engaging in gainful employment. ALJ Hunt concluded that this injury had sufficiently healed and was no longer an impediment to obtaining employment. He further concluded that neither Russell's epileptic condition nor his alcoholism were severe enough to support a finding of disability.
Russell does not object to ALJ Hunt's findings on the ground that his left leg is still a viable disability. Instead, Russell argues that ALJ Hunt did not give adequate consideration to his psychological condition which, in Russell's view, is a disability. In support of his argument, Russell has submitted new evidence that sharply contradicts ALJ Hunt's conclusion with respect to his epileptic condition and alcoholism. Specifically, Russell tenders the results of a psychological examination conducted by Dr. Eric Ostrov and Dr. Nikki Puntini on September 11, 1990. They performed a thorough psychological evaluation of Russell, and found that Russell suffers from a "Personality Disorder with Dependent, Antisocial and Passive-Aggressive Features." Russell's psychological abnormalities, combined with his alcohol abuse, led both doctors to conclude that Russell cannot "meet the minimum standards of a normal, competitive work setting on a sustained basis." In Dr. Ostrov's opinion, Russell's chronic psychological problems seriously affect his ability to function in the work place and satisfy the Listing of Impairments (20 C.F.R. Part 404, Subpart P, Appendix 1) in four different categories: listing 12.02 (Organic Mental Disorders); listing 12.04 (Affective Disorders); listing 12.08 (Personality Disorders); and listing 12.09 (Substance Addiction Disorders). Dr. Ostrov also concluded that Russell's disabilities equal listing 12.05 (Mental Retardation and Autism).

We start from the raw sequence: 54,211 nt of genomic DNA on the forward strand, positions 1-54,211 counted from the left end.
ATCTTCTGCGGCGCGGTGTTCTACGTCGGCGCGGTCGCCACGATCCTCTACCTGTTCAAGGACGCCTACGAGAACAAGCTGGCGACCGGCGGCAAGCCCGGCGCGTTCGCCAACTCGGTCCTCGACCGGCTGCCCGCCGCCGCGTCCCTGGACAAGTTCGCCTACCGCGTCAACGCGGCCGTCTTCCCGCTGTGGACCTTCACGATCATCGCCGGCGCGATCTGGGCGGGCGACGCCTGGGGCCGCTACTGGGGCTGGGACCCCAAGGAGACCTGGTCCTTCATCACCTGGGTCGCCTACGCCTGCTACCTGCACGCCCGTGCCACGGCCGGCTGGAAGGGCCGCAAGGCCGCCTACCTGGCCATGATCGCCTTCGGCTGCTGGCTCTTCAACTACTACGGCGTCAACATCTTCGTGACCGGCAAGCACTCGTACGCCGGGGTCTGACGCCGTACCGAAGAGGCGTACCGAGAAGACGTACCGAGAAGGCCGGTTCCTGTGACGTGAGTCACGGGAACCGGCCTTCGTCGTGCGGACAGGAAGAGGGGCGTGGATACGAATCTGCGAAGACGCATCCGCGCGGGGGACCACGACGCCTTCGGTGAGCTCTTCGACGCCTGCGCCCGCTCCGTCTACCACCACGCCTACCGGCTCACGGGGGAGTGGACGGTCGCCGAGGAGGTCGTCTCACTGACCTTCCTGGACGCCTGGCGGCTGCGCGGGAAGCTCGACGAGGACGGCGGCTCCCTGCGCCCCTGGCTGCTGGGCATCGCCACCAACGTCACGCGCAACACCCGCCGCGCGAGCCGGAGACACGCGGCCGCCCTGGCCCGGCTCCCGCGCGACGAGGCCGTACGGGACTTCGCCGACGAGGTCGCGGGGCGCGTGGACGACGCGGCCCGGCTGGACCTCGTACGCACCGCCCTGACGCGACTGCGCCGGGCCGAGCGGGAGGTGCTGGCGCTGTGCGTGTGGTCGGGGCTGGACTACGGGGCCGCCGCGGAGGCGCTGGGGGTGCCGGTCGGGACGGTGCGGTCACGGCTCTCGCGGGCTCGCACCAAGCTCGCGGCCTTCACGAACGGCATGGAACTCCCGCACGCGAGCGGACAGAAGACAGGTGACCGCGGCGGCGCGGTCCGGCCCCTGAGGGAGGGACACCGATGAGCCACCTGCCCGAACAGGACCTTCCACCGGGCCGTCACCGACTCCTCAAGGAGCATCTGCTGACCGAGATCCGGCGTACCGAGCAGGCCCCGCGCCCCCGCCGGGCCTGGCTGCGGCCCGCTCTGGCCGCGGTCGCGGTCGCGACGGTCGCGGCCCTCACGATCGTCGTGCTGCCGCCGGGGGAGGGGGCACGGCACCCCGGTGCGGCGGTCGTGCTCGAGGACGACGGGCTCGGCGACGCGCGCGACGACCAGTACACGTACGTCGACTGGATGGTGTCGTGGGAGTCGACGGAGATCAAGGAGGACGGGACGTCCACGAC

The new evidence submitted by Russell tends to support his disability claim and, for this reason, it is quite material. Since the record lacks adequate clinical data regarding Russell's mental health and the effect that long-term alcohol abuse may have on his mental capacity to work, this new evidence warrants serious consideration. The court finds that Russell has shown good cause for his failure to incorporate such evidence into the record. Aside from the fact that he was unrepresented by counsel below, Russell was inexplicably deprived of a hearing by ALJ Hunt. In fact, the ALJ led Russell to believe that he would be conducting a hearing. Without any notice to Russell, ALJ Hunt delivered his decision, thereby denying Russell the opportunity to supplement the record with relevant evidence.
In short, the record needs further development in light of the new evidence submitted by Russell. The court, therefore, elects not to enter summary judgment for either party at this time. This case is remanded to the ALJ for a reconsideration of Russell's claim.
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